The first is the story of a 24-year old DACA recipient from Seattle who was brought here by his father when he was five years old and detained by the Immigration and Customs Enforcement (ICE) agency last year just after Trump took office. Daniel Ramirez Medina, a "Dreamer" with no criminal record, legally working in the U.S. after twice receiving protected status under the Deferred Action for Childhood Arrivals (DACA) program, was arrested by ICE in February of 2017 when they went to his house to detain his father. ICE subsequently booked Ramirez, lied about him --- blatantly doctoring a document to make it appear Ramirez admitted to being a member of a non-existent gang (he never was) --- in order to remove his protection and begin deportation proceedings.

Last week, U.S. District Judge Ricardo S. Martinez, a George W. Bush appointee, found that ICE repeatedly lied about Ramirez and to the court about their evidence against him. "Judge Martinez is no flaming liberal, but he looked at the evidence before him, and he was clearly disgusted and incensed by what the agency had done," says Stern.

He describes how Ramirez was saved, for now, only due to his protected status under the Obama-era DACA program, which Trump continues to try to kill. "The only reason that this story rose to the top, and that it actually got before a federal judge who could rule on it, is because this guy is lucky enough to have DACA status. So he had this extra layer of protection that most undocumented immigrants don't have." Unfortunately, the dishonest tactics ICE attempted to use against Ramirez are usually successful, Stern says, explaining, "ICE agents do this all the time".

Then, we turn to an outrageous 5 to 4 decision by the stolen, rightwing U.S. Supreme Court this week that demolished the clear, statutory right established by decades-old New Deal-era labor reforms, allowing employees to file collective class-action lawsuits against their employers for wage theft.

As Stern explains, Monday's hypocritical and legally erroneous majority opinion in Epic Systems v. Lewis [PDF], written by the corrupt, self-proclaimed "textualist" Justice Neil Gorsuch (who occupies the seat stolen for him by the GOP Senate after Antonin Scalia's death in early 2016), was blasted by a furious Justice Ruth Bader Ginsburg in her minority opinion, as the ruling, according to Stern, "effectively legalizes low-level wage theft" and is "nothing less than catastrophic for workers across the country."

It's really even worse than you may have heard --- if you even heard anything about it. But, Sterns adds with a glimmer of hope, the law in question that was blatantly misinterpreted by Gorsuch's judicial activism could very easily be amended for clarity in order to reverse this SCOTUS decision. The fix, however, would likely require a Democratic Congress and a cooperative President.

Finally, Desi Doyen joins us for the latest Green News Report, with some insane new climate denialism by Republicans on the U.S. House Science Committee, and some much more encouraging news on several other related fronts from Britain to San Francisco to China...

CLICK TO LISTEN OR DOWNLOAD SHOW!...

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Snowflake politicians and members of the 'liberal' media elite are 'outraged' by imaginery attacks from a comedian on Saturday night...
By Brad Friedman on 4/30/2018 5:56pm PT  

On today's BradCast: Listen for yourself to the speech that top politicians and corporate journalists have claimed to be furious about since the annual White House Correspondents Dinner on Saturday night. Then ask yourself: What the hell are these people talking about? [Audio link to full show is posted below.]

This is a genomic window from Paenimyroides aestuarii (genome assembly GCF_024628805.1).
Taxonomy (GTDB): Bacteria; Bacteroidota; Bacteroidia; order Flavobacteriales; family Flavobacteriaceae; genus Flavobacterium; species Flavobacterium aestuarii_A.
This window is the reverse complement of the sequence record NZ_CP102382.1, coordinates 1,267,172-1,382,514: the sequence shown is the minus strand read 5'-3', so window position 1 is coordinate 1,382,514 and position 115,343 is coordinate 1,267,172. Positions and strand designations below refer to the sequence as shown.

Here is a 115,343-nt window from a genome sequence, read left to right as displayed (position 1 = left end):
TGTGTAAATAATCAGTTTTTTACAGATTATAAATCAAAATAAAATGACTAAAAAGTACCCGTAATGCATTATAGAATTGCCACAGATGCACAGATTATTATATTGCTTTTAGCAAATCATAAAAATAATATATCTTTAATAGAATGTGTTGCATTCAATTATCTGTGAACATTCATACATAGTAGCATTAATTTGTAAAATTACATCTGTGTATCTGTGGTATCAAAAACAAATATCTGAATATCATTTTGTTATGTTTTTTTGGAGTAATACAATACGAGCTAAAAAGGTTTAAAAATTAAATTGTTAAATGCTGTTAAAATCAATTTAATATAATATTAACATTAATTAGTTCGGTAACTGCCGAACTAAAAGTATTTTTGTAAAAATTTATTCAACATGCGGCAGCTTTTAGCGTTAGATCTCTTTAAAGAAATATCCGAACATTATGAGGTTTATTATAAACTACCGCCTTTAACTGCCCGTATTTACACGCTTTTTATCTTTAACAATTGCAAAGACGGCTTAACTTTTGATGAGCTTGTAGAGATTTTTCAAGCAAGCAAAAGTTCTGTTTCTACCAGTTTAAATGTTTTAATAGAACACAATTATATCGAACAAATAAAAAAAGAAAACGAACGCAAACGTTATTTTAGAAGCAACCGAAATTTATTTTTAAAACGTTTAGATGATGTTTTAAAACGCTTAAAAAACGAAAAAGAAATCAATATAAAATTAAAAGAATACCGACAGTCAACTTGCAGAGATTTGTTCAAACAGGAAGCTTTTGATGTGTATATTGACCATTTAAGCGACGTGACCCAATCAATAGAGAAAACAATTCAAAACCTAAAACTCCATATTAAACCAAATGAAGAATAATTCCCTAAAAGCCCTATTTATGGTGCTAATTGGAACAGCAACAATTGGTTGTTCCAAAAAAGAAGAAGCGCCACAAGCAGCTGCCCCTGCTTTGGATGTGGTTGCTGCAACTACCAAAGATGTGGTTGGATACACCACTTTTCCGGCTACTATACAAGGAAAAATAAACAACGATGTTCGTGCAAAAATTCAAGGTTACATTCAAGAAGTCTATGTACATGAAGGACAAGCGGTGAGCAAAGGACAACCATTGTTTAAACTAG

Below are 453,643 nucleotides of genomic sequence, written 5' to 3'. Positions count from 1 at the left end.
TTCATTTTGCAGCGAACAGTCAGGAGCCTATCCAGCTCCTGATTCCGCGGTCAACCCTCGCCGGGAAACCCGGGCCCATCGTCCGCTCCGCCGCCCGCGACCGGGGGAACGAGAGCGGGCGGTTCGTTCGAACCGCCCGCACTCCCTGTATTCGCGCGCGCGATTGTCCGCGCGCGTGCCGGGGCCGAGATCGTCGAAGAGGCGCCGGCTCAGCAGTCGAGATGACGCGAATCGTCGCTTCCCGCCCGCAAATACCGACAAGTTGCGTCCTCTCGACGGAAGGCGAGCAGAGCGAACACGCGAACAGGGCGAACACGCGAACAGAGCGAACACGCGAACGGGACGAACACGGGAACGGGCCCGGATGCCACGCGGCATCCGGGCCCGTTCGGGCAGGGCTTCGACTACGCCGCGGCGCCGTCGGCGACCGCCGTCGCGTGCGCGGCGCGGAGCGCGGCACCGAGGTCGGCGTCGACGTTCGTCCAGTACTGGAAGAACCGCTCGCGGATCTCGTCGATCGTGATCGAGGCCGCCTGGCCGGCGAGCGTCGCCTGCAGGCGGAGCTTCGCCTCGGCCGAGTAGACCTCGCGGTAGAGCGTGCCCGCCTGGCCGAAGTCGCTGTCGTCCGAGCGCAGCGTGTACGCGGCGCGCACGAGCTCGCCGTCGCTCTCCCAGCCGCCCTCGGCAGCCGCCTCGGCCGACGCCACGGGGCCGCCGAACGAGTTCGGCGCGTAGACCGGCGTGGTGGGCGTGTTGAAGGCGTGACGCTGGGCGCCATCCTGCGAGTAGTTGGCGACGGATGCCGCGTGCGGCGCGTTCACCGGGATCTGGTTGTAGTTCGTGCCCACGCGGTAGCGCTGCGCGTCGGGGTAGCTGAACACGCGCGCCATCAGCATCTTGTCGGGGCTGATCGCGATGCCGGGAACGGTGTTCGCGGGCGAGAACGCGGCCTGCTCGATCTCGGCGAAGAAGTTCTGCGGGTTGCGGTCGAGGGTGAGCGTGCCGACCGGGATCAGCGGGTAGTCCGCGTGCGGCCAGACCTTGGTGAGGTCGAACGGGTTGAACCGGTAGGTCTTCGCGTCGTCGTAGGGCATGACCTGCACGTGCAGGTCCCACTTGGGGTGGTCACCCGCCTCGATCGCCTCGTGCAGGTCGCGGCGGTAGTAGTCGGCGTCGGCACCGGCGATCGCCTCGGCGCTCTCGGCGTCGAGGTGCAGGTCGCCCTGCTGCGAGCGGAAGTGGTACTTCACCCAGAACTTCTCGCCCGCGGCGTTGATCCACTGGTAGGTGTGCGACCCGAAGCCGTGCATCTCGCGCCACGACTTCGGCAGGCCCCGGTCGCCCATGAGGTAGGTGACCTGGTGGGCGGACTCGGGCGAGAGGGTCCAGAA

Over the weekend, we learned that the U.S. Department of Justice has literally rewritten their prosecutorial guidance manual for U.S. Attorneys in order to, among other things, remove the section on the "Need for [a] Free Press". That, just a week or two after we learned, via memos [PDF] written by then FBI Director James Comey immediately after several private meetings last year with Donald Trump, that the President seemed obsessed with the idea of arresting and throwing journalists in prison. "They spend a couple days in jail, make a new friend, and they are ready to talk," Trump reportedly said to Comey, according to one of the contemporaneous memos.

Despite all of that, many elite journalists in the corporate media, from the New York Times to NBC News to Fox "News" and beyond, have spent much of their last two days claiming to be outraged by a comedian's routine at the White House Correspondents Association Dinner. The (somewhat grotesque) annual event, which usually features the President (but hasn't in the two years since Trump took office and has refused to attend) is specifically, according to the first several hours of the event and the huge banner on the wall behind the dais, meant for the purpose of "CELEBRATING THE FIRST AMENDMENT".

Nonetheless, NBC's Andrea Mitchell and the NYTimes' Maggie Haberman among others in the media, joined high-ranking Republicans to blast that comedian, Michelle Wolf, in the days since the event, demanding an apology for Wolf's jokes that, they claimed, were divisive and, worse, attacked the physical appearance of White House Press Secretary Sarah Huckabee-Sanders. Only problem with that: Wolf didn't attack her physical appearance. She appropriately roasted Sanders (and many others) for lying to the press and the American people every day.

As many have probably heard about Wolf's outrageous "attacks" and what a "bomb" her routine was --- (Trump tweeted as much, along with the journalists, many times since) --- we thought it might be useful and informative to actually celebrate the First Amendment by playing Wolf's entire WHCD routine in full, so listeners can decide for themselves about the corporate media's bizarre response to it...at an annual event where thousands of the country's "access journalists" hobnob and back-slap with the very elected politicians they are supposed to be skeptically reporting on.

Then, we open up the phone lines to callers, just in case they heard the offense to Sanders' physical appearance that I must have missed. (Spoiler alert: Listeners didn't hear it either, even after I played Wolf's sometimes raunchy and satirically biting remarks in full! Go figure. But, listeners do have a few thoughts on why many elite politicians and members of the corporate media may have heard it that way.)

CLICK TO LISTEN OR DOWNLOAD SHOW!...